The Best Coaches Teach Fundamentals
As a trainer and coach I tend to read a lot of stuff written by other successful trainers and coaches in order to try to make me better at my job. Throughout the years there has been one main theme I have seen that I thought I’d point out to the rest of you, trainers and potential clients alike.
Newer trainers and coaches tend to think they need to reinvent the wheel in order to make themselves more marketable or stand out among the crowd. They try whatever the latest fad trend is with the hopes that it will cause the client to be impressed. Eventually (with any luck) they realize that a coach is only as good as their results. Doing something showy and flashy in order to create a temporary response is usually a sales tactic – anyone can push someone really hard, as I wrote about previously HERE.
This means whatever the client goal is they need to be working towards it and making constant improvement. For my strength clients, this is being able to generate more force or move more weight. For my running clients it is being able to run greater distances, faster or both. If you coach a sports team, then they should be increasing their skill levels at whatever position they are performing in and also hopefully using that to win games.
So what is the key? Throughout history of successful coaching, it really comes down to one word: fundamentals.
Successful coaches can make people better at things that they should already be doing well. For a strength coach, this can mean the basic lifts like squatting, deadlifting, pulling and pressing. For an athletic coach this can mean things like power, agility and coordination. For my runners, it means being more efficient with every foot strike, which in some cases means starting over again at the beginning.
Throughout the sports world, high level athletes will tell you that they spend hours upon hours practicing fundamentals. Basketball players practice foul shots. Cyclists ride their bikes for hours a day. Swimmers swim lots of laps. Baseball players take batting practice daily for hours. Often this has no major goal beyond building the fundamental mechanics or strength they need in order to improve.
Just two months ago I started working with a post surgery client who had recovered but had shin splints daily. When her basic walking gait was corrected and she started to use the proper muscles again the shin splints disappeared. The same thing tends to happen for back issues when the person learns how to deadlift and squat properly. Some trainers would call this “correcting an imbalance”. I’d rather call re-educating the client (and their tissue) on something they already know how to do.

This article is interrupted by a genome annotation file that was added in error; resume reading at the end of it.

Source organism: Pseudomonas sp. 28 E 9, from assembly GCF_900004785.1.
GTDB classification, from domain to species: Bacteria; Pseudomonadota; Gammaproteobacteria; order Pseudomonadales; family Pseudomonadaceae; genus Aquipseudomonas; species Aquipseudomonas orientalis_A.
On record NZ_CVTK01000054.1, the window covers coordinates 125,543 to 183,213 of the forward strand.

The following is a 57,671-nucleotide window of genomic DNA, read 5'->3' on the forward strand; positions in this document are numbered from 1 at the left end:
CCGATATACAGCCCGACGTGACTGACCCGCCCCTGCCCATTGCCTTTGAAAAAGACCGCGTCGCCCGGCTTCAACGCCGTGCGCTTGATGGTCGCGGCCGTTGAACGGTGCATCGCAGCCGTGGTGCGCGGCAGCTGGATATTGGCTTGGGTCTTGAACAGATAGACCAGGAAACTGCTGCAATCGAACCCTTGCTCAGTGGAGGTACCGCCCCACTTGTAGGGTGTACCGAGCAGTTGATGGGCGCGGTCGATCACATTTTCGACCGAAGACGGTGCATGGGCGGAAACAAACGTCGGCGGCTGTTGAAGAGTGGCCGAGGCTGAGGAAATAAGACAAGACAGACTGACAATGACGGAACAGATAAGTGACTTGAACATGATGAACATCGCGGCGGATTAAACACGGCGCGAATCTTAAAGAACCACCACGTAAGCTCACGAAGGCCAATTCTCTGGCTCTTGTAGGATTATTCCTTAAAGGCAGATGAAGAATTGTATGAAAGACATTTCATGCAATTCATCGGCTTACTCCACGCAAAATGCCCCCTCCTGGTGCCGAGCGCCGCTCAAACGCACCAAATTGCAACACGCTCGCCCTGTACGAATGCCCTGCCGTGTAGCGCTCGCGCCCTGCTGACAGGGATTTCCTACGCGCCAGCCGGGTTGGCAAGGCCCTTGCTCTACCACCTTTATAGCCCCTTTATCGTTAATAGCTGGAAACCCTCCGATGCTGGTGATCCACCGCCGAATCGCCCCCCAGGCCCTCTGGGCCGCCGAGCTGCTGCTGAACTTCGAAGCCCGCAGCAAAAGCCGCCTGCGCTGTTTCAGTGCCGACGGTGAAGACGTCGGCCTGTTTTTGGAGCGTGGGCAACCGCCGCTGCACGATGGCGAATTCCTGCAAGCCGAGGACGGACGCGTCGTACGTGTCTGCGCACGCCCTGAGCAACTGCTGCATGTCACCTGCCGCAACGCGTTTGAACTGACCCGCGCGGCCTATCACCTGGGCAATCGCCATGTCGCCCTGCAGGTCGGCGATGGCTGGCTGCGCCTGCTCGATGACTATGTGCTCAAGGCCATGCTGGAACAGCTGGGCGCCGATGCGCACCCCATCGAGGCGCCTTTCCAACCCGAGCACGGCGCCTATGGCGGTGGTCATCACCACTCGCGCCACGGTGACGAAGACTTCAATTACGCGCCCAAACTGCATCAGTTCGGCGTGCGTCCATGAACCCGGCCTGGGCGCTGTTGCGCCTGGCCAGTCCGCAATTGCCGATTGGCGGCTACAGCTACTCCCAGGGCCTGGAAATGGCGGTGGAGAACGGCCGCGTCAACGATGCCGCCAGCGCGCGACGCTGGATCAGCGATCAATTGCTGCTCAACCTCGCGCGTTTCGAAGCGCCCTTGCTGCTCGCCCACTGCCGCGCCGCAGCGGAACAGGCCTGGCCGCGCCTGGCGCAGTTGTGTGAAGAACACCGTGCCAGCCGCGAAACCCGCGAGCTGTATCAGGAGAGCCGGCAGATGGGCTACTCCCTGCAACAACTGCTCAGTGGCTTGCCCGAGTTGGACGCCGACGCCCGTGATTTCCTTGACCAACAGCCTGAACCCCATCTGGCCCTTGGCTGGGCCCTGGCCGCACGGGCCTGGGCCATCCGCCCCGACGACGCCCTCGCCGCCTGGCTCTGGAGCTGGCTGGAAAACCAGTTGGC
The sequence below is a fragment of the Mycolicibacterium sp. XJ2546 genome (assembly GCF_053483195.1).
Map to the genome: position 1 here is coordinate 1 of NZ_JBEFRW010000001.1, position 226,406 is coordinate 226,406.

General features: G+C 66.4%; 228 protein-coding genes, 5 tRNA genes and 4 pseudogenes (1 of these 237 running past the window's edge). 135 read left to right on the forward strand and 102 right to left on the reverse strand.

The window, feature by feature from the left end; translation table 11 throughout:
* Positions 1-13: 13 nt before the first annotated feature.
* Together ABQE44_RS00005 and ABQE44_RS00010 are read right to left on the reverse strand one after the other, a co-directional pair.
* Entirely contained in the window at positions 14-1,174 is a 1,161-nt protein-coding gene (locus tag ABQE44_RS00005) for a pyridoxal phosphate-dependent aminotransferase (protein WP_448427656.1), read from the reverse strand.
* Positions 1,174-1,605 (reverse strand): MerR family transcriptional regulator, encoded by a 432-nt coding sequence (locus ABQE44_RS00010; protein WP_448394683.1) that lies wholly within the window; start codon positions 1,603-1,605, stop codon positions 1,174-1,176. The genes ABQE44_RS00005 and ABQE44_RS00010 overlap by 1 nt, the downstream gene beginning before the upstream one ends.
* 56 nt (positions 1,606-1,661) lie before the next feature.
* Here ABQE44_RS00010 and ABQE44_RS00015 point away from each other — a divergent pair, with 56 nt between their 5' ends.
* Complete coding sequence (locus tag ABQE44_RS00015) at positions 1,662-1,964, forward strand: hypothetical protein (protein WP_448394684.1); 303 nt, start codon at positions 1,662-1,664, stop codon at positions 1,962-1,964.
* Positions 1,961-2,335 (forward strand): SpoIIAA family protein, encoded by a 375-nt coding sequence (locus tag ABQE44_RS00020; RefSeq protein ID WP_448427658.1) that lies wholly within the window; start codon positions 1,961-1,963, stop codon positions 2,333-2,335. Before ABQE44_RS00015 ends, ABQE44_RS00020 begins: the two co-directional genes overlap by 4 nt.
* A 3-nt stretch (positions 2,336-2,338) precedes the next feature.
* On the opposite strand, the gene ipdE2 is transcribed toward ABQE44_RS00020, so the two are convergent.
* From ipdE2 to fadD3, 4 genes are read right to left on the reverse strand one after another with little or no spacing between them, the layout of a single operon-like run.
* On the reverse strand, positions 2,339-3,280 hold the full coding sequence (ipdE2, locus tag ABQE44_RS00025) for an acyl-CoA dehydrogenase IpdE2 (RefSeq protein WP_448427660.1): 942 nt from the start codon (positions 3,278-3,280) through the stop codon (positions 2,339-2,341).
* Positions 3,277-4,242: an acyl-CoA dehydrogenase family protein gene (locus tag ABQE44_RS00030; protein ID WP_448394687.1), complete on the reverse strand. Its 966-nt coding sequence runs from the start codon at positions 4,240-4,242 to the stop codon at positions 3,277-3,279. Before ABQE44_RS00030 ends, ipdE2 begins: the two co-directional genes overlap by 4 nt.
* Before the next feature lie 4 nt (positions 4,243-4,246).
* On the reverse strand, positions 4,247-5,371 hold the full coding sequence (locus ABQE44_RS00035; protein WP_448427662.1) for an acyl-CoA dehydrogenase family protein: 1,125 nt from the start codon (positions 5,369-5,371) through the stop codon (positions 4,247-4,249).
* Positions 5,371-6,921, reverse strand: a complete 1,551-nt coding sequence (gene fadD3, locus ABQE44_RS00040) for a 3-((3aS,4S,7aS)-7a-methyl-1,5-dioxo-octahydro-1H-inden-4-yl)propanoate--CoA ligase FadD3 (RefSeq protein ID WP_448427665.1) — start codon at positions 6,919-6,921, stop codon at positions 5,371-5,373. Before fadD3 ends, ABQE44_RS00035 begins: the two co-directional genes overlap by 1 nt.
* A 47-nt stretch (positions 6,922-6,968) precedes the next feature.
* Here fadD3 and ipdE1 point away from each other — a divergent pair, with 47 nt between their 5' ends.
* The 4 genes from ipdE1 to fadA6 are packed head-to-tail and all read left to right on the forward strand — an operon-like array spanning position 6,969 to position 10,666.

Your body is a very smart thing. It learns based on the input it is given. As I always say, crappy information IN means that you will generally get crappy information OUT. If you overwhelm your nervous system from the get go it doesn’t have a chance to adapt and make improvement. This means spending weeks (for some people) practicing simple things until they have them down.
So what are the fundamentals? Well, it really depends on the person. For some people, walking properly is hard enough. Throw in a few activities of daily living like sitting down, picking things up and climbing stairs and they might be done. I’ve had to reteach these things to hundreds of people over the years, and more often than not when they are practiced and put into place little painful issues tend to resolve very quickly. Same with high level performers. Often with my athletes they simply need to be coached on how to perform a movement they have forgotten how to do properly. This can be as simple as a squat (for a powerlifter) or as complex as an ankle mobility movement for a soccer or football player.
Most movements can be broken down into basic primal movement patterns, which is echoed by both movement gurus and athletic trainers alike. Deadlifting. Pushing and pulling. Spinal flexion, extension and rotation. This is generally what 95% of my clients start with, even if it is completely de-progressed like a basic box squat within a range of motion their hips, knees and ankles can perform at without deviation.
In fact if you’re a reader of fitness magazines, you can see this plain as day. Any program that tells you how to get a BIG LEGS has a squat in it. BIG CHEST means lots of bench pressing. Not a one armed dumbbell press on a Swiss Ball. Stick to fundamentals and you are guaranteed to see progress. Another of my mantras is that you EARN THE RIGHT TO DO MORE. This means if you can’t do something basic you have no business doing a progressed version of it. Most high level coaches adhere to this.